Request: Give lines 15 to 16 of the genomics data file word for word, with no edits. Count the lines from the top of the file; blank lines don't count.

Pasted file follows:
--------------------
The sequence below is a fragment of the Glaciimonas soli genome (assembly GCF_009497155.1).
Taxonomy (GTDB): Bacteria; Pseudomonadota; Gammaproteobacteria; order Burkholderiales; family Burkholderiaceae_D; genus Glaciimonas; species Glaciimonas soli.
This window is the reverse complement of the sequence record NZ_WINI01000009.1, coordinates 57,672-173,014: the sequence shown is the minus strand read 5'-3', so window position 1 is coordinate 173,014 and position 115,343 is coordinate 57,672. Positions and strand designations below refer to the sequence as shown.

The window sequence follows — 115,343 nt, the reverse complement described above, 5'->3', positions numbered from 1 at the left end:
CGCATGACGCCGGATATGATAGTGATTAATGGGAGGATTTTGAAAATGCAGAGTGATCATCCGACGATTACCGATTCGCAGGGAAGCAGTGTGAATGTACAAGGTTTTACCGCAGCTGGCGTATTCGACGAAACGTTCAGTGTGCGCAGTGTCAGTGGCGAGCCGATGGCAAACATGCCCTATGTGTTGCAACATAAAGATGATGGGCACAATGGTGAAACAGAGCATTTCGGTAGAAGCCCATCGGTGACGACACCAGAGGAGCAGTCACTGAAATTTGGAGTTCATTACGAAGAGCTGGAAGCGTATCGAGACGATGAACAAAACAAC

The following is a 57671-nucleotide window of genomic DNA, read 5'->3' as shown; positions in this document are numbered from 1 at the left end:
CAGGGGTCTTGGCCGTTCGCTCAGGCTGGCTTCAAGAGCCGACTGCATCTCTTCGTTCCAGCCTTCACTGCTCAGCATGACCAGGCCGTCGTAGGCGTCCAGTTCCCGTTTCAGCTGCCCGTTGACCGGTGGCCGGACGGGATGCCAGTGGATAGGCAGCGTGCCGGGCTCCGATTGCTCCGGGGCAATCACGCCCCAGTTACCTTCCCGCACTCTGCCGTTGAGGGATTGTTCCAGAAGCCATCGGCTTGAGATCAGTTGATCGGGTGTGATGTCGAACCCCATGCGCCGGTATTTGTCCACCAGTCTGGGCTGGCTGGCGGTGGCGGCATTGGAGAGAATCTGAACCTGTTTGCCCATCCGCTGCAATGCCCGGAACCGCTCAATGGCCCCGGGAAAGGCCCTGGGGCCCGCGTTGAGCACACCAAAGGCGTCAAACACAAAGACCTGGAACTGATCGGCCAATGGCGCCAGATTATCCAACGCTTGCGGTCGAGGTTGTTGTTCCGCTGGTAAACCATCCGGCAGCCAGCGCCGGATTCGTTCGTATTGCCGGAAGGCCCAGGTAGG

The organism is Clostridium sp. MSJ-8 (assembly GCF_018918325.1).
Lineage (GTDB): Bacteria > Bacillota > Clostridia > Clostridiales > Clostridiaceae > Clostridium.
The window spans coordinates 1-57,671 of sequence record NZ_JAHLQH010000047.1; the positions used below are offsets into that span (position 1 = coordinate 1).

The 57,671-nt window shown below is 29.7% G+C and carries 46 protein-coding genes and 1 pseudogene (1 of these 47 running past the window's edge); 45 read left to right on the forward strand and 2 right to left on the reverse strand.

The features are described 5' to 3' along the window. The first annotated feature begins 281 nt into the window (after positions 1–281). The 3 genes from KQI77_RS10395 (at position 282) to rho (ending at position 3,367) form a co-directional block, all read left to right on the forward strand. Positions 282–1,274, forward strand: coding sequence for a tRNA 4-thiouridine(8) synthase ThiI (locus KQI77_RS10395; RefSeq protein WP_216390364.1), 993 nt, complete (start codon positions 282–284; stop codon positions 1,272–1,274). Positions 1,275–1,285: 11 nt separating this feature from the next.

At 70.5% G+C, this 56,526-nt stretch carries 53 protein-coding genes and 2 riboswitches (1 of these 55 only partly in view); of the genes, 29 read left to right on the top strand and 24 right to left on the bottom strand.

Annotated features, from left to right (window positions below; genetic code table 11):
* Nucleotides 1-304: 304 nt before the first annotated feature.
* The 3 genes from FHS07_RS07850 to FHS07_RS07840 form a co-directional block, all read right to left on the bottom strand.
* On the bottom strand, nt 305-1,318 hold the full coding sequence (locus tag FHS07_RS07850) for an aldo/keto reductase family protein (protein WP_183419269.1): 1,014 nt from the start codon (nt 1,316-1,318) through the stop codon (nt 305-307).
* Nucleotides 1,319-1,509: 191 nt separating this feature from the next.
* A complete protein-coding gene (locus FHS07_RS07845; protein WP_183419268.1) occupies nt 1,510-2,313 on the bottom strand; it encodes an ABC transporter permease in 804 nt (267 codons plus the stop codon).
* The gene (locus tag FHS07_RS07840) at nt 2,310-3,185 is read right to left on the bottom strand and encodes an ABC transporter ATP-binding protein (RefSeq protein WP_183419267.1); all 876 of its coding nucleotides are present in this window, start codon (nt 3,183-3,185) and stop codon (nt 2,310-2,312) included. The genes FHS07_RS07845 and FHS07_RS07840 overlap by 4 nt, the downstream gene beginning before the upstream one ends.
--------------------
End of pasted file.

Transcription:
* Nucleotides 1-304: 304 nt before the first annotated feature.
* The 3 genes from FHS07_RS07850 to FHS07_RS07840 form a co-directional block, all read right to left on the bottom strand.